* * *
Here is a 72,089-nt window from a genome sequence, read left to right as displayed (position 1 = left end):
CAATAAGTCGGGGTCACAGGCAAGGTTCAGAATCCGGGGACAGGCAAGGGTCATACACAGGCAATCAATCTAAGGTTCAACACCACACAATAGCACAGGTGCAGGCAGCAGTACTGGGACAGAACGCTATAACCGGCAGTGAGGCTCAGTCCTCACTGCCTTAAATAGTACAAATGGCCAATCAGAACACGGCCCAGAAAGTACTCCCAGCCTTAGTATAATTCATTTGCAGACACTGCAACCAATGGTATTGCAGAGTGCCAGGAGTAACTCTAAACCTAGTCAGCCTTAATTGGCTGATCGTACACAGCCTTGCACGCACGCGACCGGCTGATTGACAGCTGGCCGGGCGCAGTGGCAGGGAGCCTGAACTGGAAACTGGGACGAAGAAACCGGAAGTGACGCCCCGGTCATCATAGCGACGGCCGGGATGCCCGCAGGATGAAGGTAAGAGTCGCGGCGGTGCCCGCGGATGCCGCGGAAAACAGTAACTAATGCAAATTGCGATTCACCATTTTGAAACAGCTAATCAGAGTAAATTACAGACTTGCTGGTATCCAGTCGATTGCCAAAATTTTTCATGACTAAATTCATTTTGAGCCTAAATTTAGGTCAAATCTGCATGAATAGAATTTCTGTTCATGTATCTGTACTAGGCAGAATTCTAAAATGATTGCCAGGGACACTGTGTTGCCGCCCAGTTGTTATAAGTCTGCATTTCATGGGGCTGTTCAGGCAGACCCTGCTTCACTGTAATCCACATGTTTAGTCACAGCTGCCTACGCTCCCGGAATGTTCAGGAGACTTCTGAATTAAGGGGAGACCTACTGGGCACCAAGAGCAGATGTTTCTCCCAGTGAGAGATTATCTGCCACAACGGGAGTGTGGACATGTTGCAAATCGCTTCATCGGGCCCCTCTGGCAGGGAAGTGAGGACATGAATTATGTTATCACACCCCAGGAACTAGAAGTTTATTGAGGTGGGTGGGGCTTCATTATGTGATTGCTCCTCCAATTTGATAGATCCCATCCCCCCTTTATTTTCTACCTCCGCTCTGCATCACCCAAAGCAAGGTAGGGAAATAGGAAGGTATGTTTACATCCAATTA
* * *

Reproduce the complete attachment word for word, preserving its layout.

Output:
Here is a 72,089-nt window from a genome sequence, read left to right as displayed (position 1 = left end):
CAATAAGTCGGGGTCACAGGCAAGGTTCAGAATCCGGGGACAGGCAAGGGTCATACACAGGCAATCAATCTAAGGTTCAACACCACACAATAGCACAGGTGCAGGCAGCAGTACTGGGACAGAACGCTATAACCGGCAGTGAGGCTCAGTCCTCACTGCCTTAAATAGTACAAATGGCCAATCAGAACACGGCCCAGAAAGTACTCCCAGCCTTAGTATAATTCATTTGCAGACACTGCAACCAATGGTATTGCAGAGTGCCAGGAGTAACTCTAAACCTAGTCAGCCTTAATTGGCTGATCGTACACAGCCTTGCACGCACGCGACCGGCTGATTGACAGCTGGCCGGGCGCAGTGGCAGGGAGCCTGAACTGGAAACTGGGACGAAGAAACCGGAAGTGACGCCCCGGTCATCATAGCGACGGCCGGGATGCCCGCAGGATGAAGGTAAGAGTCGCGGCGGTGCCCGCGGATGCCGCGGAAAACAGTAACTAATGCAAATTGCGATTCACCATTTTGAAACAGCTAATCAGAGTAAATTACAGACTTGCTGGTATCCAGTCGATTGCCAAAATTTTTCATGACTAAATTCATTTTGAGCCTAAATTTAGGTCAAATCTGCATGAATAGAATTTCTGTTCATGTATCTGTACTAGGCAGAATTCTAAAATGATTGCCAGGGACACTGTGTTGCCGCCCAGTTGTTATAAGTCTGCATTTCATGGGGCTGTTCAGGCAGACCCTGCTTCACTGTAATCCACATGTTTAGTCACAGCTGCCTACGCTCCCGGAATGTTCAGGAGACTTCTGAATTAAGGGGAGACCTACTGGGCACCAAGAGCAGATGTTTCTCCCAGTGAGAGATTATCTGCCACAACGGGAGTGTGGACATGTTGCAAATCGCTTCATCGGGCCCCTCTGGCAGGGAAGTGAGGACATGAATTATGTTATCACACCCCAGGAACTAGAAGTTTATTGAGGTGGGTGGGGCTTCATTATGTGATTGCTCCTCCAATTTGATAGATCCCATCCCCCCTTTATTTTCTACCTCCGCTCTGCATCACCCAAAGCAAGGTAGGGAAATAGGAAGGTATGTTTACATCCAATTA